1 code implementation • 20 Aug 2023 • Neel Guha, Julian Nyarko, Daniel E. Ho, Christopher Ré, Adam Chilton, Aditya Narayana, Alex Chohlas-Wood, Austin Peters, Brandon Waldon, Daniel N. Rockmore, Diego Zambrano, Dmitry Talisman, Enam Hoque, Faiz Surani, Frank Fagan, Galit Sarfaty, Gregory M. Dickinson, Haggai Porat, Jason Hegland, Jessica Wu, Joe Nudell, Joel Niklaus, John Nay, Jonathan H. Choi, Kevin Tobia, Margaret Hagan, Megan Ma, Michael Livermore, Nikon Rasumov-Rahe, Nils Holzenberger, Noam Kolt, Peter Henderson, Sean Rehaag, Sharad Goel, Shang Gao, Spencer Williams, Sunny Gandhi, Tom Zur, Varun Iyer, Zehua Li
The advent of large language models (LLMs) and their adoption by the legal community has given rise to the question: what types of legal reasoning can LLMs perform?
Ranked #1 on Legal Reasoning on LegalBench (Rule-recall)
In this paper, we introduce a novel NLP benchmark that poses challenges to current LLMs across four key dimensions: processing long documents (up to 50K tokens), utilizing domain specific knowledge (embodied in legal texts), multilingual understanding (covering five languages), and multitasking (comprising legal document to document Information Retrieval, Court View Generation, Leading Decision Summarization, Citation Extraction, and eight challenging Text Classification tasks).
Finally-inspired by the Open Science movement-we make a call for the legal and computer science communities to join our efforts by contributing new tasks.
We show that this system effectively appears to detect land application (PR AUC = 0. 93) and we uncover several outlier facilities which appear to apply regularly and excessively.
One concern with the rise of large language models lies with their potential for significant harm, particularly from pretraining on biased, obscene, copyrighted, and private information.
First, we show how the use of more flexible machine learning (classification) methods -- as opposed to simpler models -- shifts audit burdens from high to middle-income taxpayers.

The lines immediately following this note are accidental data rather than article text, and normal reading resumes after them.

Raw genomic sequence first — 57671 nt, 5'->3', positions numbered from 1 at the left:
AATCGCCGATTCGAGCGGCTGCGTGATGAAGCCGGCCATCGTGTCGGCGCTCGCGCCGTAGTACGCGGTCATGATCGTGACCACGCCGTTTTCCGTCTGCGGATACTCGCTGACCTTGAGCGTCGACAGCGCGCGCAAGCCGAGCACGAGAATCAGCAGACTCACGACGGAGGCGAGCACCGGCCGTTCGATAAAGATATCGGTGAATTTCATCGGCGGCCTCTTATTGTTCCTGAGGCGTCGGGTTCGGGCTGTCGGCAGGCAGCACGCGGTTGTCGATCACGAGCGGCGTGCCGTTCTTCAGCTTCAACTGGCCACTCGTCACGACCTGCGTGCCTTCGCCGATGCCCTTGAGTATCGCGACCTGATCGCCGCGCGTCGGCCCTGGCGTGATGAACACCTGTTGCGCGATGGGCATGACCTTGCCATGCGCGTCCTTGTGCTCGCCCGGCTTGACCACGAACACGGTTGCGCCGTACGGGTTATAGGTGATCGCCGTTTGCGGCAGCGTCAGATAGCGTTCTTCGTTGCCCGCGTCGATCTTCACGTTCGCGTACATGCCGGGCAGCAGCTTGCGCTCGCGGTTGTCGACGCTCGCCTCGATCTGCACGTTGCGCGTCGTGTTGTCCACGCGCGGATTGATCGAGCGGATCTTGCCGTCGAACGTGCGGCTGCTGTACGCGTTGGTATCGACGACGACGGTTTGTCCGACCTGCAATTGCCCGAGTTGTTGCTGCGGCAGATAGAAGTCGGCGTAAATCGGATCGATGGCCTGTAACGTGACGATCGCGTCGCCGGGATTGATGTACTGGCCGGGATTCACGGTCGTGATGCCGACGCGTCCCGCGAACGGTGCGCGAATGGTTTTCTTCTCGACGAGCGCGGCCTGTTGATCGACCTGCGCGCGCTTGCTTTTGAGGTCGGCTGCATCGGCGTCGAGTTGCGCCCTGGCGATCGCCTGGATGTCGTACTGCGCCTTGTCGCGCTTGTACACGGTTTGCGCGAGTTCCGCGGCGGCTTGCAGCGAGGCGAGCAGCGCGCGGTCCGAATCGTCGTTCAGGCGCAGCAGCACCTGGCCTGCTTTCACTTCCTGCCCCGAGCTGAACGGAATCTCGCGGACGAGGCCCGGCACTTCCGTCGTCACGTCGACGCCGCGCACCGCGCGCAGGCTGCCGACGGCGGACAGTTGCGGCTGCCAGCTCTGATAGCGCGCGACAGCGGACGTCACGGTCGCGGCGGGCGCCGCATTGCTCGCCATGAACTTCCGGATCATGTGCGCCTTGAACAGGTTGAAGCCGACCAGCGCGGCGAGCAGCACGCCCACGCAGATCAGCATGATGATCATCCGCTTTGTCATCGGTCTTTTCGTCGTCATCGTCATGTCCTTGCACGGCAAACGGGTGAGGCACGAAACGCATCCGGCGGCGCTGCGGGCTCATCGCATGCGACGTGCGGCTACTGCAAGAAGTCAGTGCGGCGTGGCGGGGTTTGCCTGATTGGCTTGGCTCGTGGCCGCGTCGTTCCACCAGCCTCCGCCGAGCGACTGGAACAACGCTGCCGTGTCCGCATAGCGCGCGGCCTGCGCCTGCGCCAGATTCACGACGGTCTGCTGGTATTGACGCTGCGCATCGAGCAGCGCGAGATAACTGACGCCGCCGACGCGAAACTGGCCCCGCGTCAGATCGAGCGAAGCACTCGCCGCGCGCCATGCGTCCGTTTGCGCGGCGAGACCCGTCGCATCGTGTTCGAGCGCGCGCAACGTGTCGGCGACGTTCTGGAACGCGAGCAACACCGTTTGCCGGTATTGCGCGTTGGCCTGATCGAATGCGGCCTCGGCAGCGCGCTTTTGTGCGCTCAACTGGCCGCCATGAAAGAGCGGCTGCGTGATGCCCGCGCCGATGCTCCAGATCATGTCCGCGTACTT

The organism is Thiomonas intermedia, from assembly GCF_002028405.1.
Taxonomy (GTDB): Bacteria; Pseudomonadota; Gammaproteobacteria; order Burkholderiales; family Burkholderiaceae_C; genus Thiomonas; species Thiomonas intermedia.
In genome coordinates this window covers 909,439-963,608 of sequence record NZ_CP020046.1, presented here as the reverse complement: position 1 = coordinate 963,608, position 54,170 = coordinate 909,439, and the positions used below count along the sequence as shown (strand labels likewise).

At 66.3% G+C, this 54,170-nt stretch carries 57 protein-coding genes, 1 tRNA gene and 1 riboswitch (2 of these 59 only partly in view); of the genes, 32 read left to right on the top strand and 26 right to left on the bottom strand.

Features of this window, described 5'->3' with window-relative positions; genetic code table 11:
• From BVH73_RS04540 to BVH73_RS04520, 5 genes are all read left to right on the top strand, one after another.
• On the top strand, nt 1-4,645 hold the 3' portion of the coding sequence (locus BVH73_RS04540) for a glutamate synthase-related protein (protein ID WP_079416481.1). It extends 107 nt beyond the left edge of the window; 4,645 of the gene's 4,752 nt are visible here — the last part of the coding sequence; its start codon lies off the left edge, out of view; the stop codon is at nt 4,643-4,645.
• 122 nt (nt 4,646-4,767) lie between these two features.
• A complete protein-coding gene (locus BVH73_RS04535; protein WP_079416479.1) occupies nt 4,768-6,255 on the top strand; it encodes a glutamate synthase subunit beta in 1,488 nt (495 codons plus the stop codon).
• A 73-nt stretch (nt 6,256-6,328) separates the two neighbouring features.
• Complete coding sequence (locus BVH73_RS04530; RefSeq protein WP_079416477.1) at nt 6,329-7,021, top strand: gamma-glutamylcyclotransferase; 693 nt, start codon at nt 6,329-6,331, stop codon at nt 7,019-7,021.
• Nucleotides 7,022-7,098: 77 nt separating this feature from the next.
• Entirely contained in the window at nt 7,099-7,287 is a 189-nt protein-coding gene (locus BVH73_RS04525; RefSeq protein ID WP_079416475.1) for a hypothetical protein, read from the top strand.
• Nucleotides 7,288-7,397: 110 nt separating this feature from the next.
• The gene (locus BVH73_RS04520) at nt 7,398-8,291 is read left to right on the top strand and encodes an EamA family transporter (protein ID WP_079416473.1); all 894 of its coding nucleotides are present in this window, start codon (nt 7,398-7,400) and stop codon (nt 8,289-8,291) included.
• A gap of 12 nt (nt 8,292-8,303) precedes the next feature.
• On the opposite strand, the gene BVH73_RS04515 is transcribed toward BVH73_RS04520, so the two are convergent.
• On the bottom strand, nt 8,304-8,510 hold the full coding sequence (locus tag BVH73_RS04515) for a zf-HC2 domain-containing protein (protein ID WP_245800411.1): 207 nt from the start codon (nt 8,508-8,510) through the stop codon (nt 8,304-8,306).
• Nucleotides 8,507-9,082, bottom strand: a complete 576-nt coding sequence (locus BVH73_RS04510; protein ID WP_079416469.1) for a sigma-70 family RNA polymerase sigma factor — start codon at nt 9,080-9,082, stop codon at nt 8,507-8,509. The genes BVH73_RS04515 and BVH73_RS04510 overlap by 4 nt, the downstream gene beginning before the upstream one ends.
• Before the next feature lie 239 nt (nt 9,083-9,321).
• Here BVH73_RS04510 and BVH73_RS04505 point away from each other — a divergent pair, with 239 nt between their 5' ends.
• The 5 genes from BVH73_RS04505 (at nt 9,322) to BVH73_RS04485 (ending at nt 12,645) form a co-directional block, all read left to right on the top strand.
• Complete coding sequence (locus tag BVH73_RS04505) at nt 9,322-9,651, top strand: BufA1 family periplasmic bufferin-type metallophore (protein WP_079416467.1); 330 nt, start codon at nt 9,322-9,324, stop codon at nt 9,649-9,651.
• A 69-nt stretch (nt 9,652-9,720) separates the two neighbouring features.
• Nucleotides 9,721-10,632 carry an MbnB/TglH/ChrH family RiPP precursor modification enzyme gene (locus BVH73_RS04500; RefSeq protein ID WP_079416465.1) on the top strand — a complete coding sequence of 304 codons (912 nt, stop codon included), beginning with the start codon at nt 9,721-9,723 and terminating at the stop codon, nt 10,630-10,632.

This approach has the potential to improve audit efficacy, while maintaining policy-relevant estimates of the tax gap.
In many public health settings, there is a perceived tension between allocating resources to known vulnerable areas and learning about the overall prevalence of the problem.
3 code implementations • 16 Aug 2021 • Rishi Bommasani, Drew A. Hudson, Ehsan Adeli, Russ Altman, Simran Arora, Sydney von Arx, Michael S. Bernstein, Jeannette Bohg, Antoine Bosselut, Emma Brunskill, Erik Brynjolfsson, Shyamal Buch, Dallas Card, Rodrigo Castellon, Niladri Chatterji, Annie Chen, Kathleen Creel, Jared Quincy Davis, Dora Demszky, Chris Donahue, Moussa Doumbouya, Esin Durmus, Stefano Ermon, John Etchemendy, Kawin Ethayarajh, Li Fei-Fei, Chelsea Finn, Trevor Gale, Lauren Gillespie, Karan Goel, Noah Goodman, Shelby Grossman, Neel Guha, Tatsunori Hashimoto, Peter Henderson, John Hewitt, Daniel E. Ho, Jenny Hong, Kyle Hsu, Jing Huang, Thomas Icard, Saahil Jain, Dan Jurafsky, Pratyusha Kalluri, Siddharth Karamcheti, Geoff Keeling, Fereshte Khani, Omar Khattab, Pang Wei Koh, Mark Krass, Ranjay Krishna, Rohith Kuditipudi, Ananya Kumar, Faisal Ladhak, Mina Lee, Tony Lee, Jure Leskovec, Isabelle Levent, Xiang Lisa Li, Xuechen Li, Tengyu Ma, Ali Malik, Christopher D. Manning, Suvir Mirchandani, Eric Mitchell, Zanele Munyikwa, Suraj Nair, Avanika Narayan, Deepak Narayanan, Ben Newman, Allen Nie, Juan Carlos Niebles, Hamed Nilforoshan, Julian Nyarko, Giray Ogut, Laurel Orr, Isabel Papadimitriou, Joon Sung Park, Chris Piech, Eva Portelance, Christopher Potts, aditi raghunathan, Rob Reich, Hongyu Ren, Frieda Rong, Yusuf Roohani, Camilo Ruiz, Jack Ryan, Christopher Ré, Dorsa Sadigh, Shiori Sagawa, Keshav Santhanam, Andy Shih, Krishnan Srinivasan, Alex Tamkin, Rohan Taori, Armin W. Thomas, Florian Tramèr, Rose E. Wang, William Wang, Bohan Wu, Jiajun Wu, Yuhuai Wu, Sang Michael Xie, Michihiro Yasunaga, Jiaxuan You, Matei Zaharia, Michael Zhang, Tianyi Zhang, Xikun Zhang, Yuhui Zhang, Lucia Zheng, Kaitlyn Zhou, Percy Liang
AI is undergoing a paradigm shift with the rise of models (e. g., BERT, DALL-E, GPT-3) that are trained on broad data at scale and are adaptable to a wide range of downstream tasks.
Lawyers and judges spend a large amount of time researching the proper legal authority to cite while drafting decisions.
Much environmental enforcement in the United States has historically relied on either self-reported data or physical, resource-intensive, infrequent inspections.
While a Transformer architecture (BERT) pretrained on a general corpus (Google Books and Wikipedia) improves performance, domain pretraining (using corpus of approximately 3. 5M decisions across all courts in the U. S. that is larger than BERT's) with a custom legal vocabulary exhibits the most substantial performance gains with CaseHOLD (gain of 7. 2% on F1, representing a 12% improvement on BERT) and consistent performance gains across two other legal tasks.
Ranked #1 on Text Classification on Overruling
For instance, in rural settings, the pre-construction area may look similar to the surrounding environment until the building is constructed.
While there has been a flurry of research in algorithmic fairness, what is less recognized is that modern antidiscrimination law may prohibit the adoption of such techniques.